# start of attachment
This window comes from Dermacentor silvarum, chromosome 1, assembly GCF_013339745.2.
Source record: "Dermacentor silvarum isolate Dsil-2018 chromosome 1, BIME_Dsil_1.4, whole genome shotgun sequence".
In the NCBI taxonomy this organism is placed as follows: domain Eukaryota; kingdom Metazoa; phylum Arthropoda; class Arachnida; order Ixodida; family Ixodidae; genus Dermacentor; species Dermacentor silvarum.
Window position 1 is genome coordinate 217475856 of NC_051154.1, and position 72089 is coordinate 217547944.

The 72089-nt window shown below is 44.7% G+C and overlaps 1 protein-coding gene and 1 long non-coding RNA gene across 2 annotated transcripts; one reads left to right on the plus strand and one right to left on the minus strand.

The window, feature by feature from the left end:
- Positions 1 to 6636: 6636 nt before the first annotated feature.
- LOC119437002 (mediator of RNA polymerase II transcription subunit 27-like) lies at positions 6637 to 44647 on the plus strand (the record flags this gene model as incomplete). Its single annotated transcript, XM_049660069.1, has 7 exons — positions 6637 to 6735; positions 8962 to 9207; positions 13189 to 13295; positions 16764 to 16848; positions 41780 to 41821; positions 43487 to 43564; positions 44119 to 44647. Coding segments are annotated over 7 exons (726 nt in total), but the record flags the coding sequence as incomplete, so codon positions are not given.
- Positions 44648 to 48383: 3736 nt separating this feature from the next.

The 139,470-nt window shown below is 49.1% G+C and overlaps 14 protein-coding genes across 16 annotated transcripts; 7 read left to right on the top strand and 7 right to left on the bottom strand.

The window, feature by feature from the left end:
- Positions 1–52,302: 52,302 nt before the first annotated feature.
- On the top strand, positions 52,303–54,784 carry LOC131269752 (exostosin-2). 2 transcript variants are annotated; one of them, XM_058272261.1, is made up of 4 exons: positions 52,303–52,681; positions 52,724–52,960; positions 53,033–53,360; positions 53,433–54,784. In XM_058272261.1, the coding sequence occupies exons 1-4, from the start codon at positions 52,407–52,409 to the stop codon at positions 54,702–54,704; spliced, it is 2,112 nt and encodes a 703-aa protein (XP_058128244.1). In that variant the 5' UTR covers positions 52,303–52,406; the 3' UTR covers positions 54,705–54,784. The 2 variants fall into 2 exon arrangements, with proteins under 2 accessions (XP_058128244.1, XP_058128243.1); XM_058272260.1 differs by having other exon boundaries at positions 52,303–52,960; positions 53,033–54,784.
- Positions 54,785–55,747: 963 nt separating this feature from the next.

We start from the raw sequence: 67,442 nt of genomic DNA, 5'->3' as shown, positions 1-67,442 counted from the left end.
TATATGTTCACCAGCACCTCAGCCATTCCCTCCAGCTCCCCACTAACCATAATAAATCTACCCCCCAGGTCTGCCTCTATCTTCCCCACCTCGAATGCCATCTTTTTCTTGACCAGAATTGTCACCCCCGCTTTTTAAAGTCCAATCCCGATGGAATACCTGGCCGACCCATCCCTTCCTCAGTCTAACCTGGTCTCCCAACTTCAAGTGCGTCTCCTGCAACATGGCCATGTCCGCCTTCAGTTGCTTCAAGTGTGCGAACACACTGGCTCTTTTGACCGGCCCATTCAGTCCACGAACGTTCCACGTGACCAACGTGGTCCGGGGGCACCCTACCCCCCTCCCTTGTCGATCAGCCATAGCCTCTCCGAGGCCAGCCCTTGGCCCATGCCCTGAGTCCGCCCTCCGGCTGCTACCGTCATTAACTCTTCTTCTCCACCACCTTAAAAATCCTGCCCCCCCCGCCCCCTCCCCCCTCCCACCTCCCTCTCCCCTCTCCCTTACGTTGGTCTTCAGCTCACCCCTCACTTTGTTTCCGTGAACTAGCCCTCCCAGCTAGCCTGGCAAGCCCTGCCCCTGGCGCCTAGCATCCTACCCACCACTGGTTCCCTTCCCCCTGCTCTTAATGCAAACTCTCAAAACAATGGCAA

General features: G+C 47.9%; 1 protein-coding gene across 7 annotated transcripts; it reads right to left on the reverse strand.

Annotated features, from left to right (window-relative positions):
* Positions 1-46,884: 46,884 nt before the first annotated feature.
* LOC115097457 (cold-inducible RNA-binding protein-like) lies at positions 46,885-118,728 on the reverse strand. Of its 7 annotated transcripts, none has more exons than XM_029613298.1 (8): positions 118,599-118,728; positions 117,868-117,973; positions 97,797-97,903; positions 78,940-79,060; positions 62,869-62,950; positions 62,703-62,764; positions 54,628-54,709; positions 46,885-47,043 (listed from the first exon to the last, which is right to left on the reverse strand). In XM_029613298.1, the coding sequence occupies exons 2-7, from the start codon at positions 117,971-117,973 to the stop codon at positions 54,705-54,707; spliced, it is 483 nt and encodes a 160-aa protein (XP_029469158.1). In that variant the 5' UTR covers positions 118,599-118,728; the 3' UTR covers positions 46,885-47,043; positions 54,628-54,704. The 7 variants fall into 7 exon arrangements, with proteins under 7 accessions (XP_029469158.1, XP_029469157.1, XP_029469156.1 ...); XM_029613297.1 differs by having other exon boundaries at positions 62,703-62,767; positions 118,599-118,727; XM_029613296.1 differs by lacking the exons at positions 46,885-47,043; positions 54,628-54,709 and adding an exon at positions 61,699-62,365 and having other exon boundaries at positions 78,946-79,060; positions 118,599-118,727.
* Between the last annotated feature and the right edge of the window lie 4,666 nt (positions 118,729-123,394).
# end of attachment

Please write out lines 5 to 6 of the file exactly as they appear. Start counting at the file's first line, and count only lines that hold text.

The 72089-nt window shown below is 44.7% G+C and overlaps 1 protein-coding gene and 1 long non-coding RNA gene across 2 annotated transcripts; one reads left to right on the plus strand and one right to left on the minus strand.

The window, feature by feature from the left end: